NP Early Career Opportunities

The Office of Nuclear Physics currently participates in two major programs that emphasize support for the nuclear physicists in the early stages of their research careers. These are the Early Career Research Program and the Presidential Early Career Awards for Scientists and Engineers (PECASE). The goals of these programs and information for potential applicants are described in detail on their web sites.

The recipients of Early Career Awards in Nuclear Physics are given below, together with their institutions and proposal titles and abstracts. Additional information regarding these awards is available on the Office of Science website in the section on Accomplishments / Awards.

Recipients of Early Career Awards in Nuclear Physics:

20222021 | 2020 | 2019 | 2018 |





Brief Description

2022 Alexander Austregesilo Thomas Jefferson National Accelerator Facility
“Advanced Methods for Hybrid Meson Searches” The strong nuclear force binds the fundamental quarks into composite hadrons, such as protons and neutrons, and is effectively responsible for 99% of the mass of the visible universe. Even though it is described by the theory of quantum chromodynamics (QCD) within the Standard Model of particle physics, it bears many unsolved mysteries. Confinement and the large interaction strength at low energies prevent the deduction of the hadron spectrum from first principles. Simplified models successfully describe the observed ground-state mesons and baryons as quark-antiquark or three-quark bound states, respectively, but no known mechanism in the theory forbids combinations of four or five quarks into so-called tetra- and pentaquark states. Furthermore, the carriers of the strong interaction, the gluons, can potentially contribute to the spectrum of hadrons. They can manifest themselves in the form of pure gluonic bound states, known as glueballs, or the excited gluonic field may contribute to the quantum numbers of so-called hybrid mesons. States with quantum numbers that cannot be realized by conventional quark-antiquark combinations are known as exotic mesons, which serve as unmistakable signs for hadrons beyond the simple quark models. The existence of glueballs, multi-quark states and other exotic excitations in the hadron spectrum is one of the most important predictions of the Standard Model that has not yet been confirmed experimentally. The primary objective of this research is the experimental study of these novel forms of nuclear matter within the spectrum of hadrons to further the understanding of the dynamics of the strong interaction. The Gluonic Excitation Experiment (GlueX) at the Thomas Jefferson National Accelerator Facility (Jefferson Lab) was specifically designed to study the light-quark meson spectrum and to confirm or refute the contribution of hybrid mesons. To unveil the full potential of its high-precision data and ultimately to achieve its scientific mission, novel approaches must be developed and applied, using advanced analysis methods and high-performance computing.  This research project will advance Jefferson Lab as a world-wide center of expertise in the field of hadron spectroscopy. The award will invest in a state-of-the-art computing infrastructure, which will be reserved to carry out this research. Advanced methods such as machine learning and artificial intelligence will be used and studied systematically. The project also includes the development and implementation of novel real-time data processing and analysis schemes for the next generation of nuclear physics experiments.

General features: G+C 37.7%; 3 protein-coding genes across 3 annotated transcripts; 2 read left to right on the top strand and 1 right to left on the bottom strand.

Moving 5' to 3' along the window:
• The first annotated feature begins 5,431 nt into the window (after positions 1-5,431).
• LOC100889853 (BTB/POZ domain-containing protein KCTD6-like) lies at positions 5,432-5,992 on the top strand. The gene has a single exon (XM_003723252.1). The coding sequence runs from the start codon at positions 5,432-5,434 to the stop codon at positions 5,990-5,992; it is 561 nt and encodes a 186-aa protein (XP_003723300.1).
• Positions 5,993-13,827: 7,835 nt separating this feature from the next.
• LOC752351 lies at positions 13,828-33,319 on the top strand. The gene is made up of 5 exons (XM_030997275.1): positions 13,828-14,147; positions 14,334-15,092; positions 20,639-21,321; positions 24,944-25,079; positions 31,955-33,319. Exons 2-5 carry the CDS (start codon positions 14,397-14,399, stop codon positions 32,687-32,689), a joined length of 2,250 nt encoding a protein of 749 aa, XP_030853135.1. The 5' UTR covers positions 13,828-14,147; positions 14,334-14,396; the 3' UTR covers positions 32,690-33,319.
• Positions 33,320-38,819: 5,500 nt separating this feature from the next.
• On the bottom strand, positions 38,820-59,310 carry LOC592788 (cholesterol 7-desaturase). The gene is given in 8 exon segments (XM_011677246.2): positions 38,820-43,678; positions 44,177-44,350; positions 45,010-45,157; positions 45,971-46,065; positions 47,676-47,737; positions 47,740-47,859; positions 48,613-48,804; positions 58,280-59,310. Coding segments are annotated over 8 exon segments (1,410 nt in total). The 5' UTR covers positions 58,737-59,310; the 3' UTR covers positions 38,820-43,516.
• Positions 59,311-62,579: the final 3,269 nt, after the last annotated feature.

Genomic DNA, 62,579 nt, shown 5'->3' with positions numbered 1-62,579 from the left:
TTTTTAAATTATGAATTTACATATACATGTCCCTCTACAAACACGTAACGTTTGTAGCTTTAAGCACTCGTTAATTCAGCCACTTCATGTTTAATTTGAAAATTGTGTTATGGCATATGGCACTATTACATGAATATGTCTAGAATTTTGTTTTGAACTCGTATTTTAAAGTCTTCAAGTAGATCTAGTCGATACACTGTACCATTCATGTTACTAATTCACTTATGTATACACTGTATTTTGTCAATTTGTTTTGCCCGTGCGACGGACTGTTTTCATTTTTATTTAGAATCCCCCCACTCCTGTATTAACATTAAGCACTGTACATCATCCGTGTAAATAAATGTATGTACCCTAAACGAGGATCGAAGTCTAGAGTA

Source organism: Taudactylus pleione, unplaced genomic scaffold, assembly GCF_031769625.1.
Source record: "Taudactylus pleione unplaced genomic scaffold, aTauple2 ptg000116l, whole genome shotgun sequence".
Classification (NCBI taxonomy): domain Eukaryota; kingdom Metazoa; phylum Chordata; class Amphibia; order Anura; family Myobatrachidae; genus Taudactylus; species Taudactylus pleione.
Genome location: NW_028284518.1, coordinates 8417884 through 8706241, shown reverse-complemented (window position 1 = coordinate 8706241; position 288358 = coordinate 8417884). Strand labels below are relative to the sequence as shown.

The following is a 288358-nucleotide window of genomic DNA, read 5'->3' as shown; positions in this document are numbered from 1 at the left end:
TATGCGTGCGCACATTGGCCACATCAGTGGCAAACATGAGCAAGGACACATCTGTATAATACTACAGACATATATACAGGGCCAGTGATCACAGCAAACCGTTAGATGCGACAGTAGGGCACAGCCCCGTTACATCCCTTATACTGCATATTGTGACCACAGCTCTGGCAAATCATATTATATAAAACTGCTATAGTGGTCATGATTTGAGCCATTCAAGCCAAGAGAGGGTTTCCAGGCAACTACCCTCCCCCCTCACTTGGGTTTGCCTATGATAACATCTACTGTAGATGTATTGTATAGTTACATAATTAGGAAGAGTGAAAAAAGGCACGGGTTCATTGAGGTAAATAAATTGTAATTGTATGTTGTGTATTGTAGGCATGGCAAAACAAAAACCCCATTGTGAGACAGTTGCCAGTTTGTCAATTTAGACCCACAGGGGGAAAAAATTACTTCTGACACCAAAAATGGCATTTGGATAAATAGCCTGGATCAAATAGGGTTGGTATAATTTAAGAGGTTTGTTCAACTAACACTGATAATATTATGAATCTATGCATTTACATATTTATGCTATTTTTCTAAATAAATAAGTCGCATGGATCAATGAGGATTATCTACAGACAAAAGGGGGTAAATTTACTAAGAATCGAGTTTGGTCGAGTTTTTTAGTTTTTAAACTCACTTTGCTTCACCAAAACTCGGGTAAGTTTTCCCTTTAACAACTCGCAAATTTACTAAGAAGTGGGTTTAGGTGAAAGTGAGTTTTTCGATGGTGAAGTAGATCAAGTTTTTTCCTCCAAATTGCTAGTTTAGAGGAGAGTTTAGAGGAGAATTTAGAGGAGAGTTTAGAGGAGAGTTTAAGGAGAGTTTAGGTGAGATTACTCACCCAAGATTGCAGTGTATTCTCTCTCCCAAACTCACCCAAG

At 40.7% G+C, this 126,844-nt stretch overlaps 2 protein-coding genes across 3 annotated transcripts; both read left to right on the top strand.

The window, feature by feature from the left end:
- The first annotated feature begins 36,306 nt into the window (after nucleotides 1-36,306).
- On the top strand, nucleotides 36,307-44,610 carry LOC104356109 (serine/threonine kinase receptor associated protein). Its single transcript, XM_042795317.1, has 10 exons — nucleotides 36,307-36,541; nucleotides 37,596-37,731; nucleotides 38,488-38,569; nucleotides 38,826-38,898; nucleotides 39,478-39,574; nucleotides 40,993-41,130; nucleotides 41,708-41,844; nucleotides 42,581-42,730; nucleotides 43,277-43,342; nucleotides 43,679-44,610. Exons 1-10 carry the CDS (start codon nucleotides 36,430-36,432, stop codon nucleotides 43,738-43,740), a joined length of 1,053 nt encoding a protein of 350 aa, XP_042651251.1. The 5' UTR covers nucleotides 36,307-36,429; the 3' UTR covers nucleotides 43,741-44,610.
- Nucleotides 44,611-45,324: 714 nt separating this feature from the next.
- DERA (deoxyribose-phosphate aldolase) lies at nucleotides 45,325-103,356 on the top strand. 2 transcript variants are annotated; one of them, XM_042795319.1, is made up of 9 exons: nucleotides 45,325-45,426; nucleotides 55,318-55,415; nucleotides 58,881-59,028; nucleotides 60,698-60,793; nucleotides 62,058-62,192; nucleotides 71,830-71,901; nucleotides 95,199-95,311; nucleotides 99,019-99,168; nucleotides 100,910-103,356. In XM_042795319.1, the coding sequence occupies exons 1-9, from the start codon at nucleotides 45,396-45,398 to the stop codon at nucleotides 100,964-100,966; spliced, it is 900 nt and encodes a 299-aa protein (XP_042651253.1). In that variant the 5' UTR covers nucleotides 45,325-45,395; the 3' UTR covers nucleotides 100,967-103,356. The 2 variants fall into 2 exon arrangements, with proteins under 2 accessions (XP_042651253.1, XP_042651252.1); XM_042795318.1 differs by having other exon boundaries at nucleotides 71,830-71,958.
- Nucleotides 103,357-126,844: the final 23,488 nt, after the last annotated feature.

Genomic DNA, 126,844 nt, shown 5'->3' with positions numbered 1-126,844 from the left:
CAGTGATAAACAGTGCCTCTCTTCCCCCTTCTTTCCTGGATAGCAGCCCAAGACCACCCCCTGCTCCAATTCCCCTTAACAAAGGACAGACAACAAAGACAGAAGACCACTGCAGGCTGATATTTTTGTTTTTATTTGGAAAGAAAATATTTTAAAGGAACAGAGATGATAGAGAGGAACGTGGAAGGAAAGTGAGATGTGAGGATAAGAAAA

2022 Katerina Chatziioannou California Institute of Technology
“Studying the Properties of Supranuclear Matter With Neutron Stars” Neutron stars are nuclear matter’s last stand in the battle against total collapse under the overwhelming force of gravity. With masses comparable to that of our Sun yet smaller in size than the island of Manhattan, neutron star interiors drive matter to extreme conditions with densities exceeding those found in everyday nuclei. Under these conditions, the properties and even the composition of matter in neutron stars is uncertain. A wealth of observational and experimental data will become available in the next years. Collisions of neutron stars traveling at a fraction of the speed of light will be detected with gravitational and electromagnetic radiation; thermal emission from hot regions on the surface of isolated neutron stars will be observed with X-ray radiation; radio surveys will continue tracking neutron stars in binaries with white dwarfs and measure their masses; terrestrial experiments will constrain the properties of finite nuclei. At the same time theoretical nuclear calculations are reaching new levels of maturity. This project aims to develop the data analysis infrastructure and algorithms necessary in order to analyze and combine the incoming data. The objective is to determine the properties and composition of neutron star matter as well as the astronomical properties of neutron stars. Some of the key questions this research targets are how large is the pressure inside neutron stars; do deconfined quarks exist in their cores; and what is the heaviest neutron star that exists in our Universe. This project aims to use data to robustly address some of the open questions with the widest interdisciplinary interest in nuclear astrophysics: the internal structure of neutron stars, the properties of matter at the highest densities, and the astrophysical conditions of the production site of heavy elements.